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The Story of Shelley Stewart

Shelley Stewart was five when he and his brothers watched their father murder their mother with an axe; six when he became homeless, suffering unspeakable abuses. He was 16 when he first sat behind a radio microphone; 25 when the Ku Klux Klan cut down a radio tower to get him off the air; 30 when he helped Dr. Martin Luther King, Jr., mount the historic Children's March through the streets of Birmingham. Throughout his life, he countered ignorance with intelligence, fought injustice with tenacity and faced hostility without fear, guided by the memory of his mother, Mattie C.

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  • Compassion, grit, intelligence, foresight, generosity ... these are only a few of the words that come to mind when I think of my friend Shelley Stewart. In this powerful memoir, he shows that a son’s love for his mother is best shown through a life well lived.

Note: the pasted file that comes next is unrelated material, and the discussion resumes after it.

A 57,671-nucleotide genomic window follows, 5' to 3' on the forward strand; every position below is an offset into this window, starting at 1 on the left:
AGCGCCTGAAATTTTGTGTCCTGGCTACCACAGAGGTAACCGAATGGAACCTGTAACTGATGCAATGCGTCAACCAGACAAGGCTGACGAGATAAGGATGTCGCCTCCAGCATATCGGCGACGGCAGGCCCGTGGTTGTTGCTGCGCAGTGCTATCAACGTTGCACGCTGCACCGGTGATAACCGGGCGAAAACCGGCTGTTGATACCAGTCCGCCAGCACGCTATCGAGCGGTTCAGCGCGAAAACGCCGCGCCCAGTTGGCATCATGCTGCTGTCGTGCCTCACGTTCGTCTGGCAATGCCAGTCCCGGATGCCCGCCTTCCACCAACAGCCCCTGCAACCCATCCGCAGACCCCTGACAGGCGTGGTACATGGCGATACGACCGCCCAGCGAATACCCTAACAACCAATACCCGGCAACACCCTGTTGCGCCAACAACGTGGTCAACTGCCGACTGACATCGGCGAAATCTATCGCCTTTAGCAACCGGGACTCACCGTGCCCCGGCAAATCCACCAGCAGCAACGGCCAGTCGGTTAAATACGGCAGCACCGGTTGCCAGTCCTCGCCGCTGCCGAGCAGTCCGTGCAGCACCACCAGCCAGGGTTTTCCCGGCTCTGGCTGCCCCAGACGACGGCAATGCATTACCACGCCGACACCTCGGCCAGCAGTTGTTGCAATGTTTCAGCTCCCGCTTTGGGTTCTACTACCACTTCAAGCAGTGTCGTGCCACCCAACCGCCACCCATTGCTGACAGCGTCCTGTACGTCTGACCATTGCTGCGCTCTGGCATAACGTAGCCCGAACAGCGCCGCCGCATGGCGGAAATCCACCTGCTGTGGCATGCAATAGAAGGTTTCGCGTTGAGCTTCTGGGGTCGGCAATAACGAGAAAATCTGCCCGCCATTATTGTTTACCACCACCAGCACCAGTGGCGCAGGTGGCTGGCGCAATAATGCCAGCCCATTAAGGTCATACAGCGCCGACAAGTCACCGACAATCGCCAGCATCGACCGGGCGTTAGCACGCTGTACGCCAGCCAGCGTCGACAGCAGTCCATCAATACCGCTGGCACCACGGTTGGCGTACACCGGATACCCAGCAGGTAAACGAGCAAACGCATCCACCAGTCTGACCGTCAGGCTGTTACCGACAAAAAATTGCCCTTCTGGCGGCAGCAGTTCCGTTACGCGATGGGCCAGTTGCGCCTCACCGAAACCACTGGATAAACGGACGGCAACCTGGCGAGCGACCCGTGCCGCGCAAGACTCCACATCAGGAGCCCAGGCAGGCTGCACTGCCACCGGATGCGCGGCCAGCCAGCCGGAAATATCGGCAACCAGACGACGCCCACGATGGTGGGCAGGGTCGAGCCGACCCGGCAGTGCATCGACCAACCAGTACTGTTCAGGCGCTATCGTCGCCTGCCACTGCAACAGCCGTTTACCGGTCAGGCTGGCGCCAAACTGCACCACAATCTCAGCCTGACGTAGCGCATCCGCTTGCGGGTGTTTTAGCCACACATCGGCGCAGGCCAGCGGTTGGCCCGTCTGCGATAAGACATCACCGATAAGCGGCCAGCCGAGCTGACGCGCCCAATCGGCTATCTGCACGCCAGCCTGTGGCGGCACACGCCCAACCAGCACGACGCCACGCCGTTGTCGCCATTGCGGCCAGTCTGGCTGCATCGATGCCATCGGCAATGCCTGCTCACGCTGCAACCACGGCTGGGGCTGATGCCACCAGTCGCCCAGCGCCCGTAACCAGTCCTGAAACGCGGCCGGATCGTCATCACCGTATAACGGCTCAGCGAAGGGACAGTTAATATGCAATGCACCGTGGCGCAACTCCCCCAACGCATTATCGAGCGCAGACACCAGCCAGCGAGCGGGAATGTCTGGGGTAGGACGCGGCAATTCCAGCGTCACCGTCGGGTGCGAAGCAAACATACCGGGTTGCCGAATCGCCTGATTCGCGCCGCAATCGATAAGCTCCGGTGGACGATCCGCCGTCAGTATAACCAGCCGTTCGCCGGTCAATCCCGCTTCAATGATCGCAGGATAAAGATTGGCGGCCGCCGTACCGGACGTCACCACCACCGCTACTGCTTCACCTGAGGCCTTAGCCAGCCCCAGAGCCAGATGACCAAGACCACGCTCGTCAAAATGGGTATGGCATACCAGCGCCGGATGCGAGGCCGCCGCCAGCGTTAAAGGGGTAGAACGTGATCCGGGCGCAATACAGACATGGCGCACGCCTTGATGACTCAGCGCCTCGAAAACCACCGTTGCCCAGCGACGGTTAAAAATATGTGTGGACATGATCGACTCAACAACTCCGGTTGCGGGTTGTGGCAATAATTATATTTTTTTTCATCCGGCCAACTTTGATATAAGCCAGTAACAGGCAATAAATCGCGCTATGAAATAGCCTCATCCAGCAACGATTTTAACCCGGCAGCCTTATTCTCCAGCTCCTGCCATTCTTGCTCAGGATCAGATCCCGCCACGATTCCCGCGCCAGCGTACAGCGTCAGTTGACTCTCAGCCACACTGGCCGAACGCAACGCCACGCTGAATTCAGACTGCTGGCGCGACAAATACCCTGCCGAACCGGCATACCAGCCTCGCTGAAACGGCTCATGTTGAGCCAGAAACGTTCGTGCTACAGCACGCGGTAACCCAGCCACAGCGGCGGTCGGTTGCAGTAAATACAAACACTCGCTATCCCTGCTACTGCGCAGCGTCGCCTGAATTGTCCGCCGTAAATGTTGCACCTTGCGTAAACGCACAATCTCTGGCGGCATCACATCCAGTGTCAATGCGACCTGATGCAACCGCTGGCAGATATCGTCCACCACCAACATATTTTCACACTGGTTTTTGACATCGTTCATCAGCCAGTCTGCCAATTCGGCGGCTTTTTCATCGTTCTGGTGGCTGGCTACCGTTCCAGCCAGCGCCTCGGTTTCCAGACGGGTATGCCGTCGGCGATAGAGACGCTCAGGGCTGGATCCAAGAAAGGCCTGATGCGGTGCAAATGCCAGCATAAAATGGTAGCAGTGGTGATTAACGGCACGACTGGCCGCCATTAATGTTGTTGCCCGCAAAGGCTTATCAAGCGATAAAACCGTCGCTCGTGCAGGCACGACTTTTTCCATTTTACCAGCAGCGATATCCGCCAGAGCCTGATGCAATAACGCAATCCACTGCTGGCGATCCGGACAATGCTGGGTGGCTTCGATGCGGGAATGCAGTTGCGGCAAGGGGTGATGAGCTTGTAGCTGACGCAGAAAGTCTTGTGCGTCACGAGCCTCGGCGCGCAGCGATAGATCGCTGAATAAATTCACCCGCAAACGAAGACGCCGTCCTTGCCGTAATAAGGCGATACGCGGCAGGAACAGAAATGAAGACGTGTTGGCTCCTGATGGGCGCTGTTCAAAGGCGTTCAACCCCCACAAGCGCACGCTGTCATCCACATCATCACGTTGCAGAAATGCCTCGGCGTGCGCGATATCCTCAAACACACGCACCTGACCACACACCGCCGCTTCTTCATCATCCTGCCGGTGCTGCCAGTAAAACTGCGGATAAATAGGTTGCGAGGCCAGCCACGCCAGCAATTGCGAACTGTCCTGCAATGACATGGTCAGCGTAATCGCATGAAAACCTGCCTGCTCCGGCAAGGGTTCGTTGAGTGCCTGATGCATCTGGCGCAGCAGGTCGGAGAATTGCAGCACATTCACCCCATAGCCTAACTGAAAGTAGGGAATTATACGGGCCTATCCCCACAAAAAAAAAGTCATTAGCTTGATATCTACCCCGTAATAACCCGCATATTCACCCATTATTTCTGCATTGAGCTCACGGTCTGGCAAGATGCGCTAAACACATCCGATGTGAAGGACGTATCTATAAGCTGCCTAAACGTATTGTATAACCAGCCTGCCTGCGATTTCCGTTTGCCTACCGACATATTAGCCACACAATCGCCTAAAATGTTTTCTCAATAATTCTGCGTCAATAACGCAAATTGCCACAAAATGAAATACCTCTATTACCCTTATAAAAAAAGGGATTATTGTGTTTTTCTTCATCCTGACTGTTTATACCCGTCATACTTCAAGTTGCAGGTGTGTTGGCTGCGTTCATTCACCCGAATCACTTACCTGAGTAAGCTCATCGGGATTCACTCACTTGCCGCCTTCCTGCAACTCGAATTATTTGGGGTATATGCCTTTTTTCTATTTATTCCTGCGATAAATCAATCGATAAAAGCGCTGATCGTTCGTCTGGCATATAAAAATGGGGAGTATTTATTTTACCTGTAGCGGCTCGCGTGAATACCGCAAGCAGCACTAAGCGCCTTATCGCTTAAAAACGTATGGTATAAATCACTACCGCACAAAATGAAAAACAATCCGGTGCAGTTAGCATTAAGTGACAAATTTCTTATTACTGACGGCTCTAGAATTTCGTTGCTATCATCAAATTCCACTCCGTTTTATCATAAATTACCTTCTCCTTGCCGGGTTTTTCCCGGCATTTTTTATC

Andrew Westmoreland,
    President, Samford University

  • A testament to the courage, strength, and generosity of the human spirit. Stewart’s life story is both lesson and inspiration: it teaches us that hope and determination can overcome adversity, and it inspires us always to choose what is right.

    Bill Milliken,
    founder, Communities in Schools

  • When you read a person’s life story and feel like you’ve been in their skin, you know you’re in the hands of a talented biographer. Shelley Stewart’s story is astonishing, and Don Keith has told it with grace and honesty. I was mesmerized.

    Robert Inman,
    author of The Governor’s Lady

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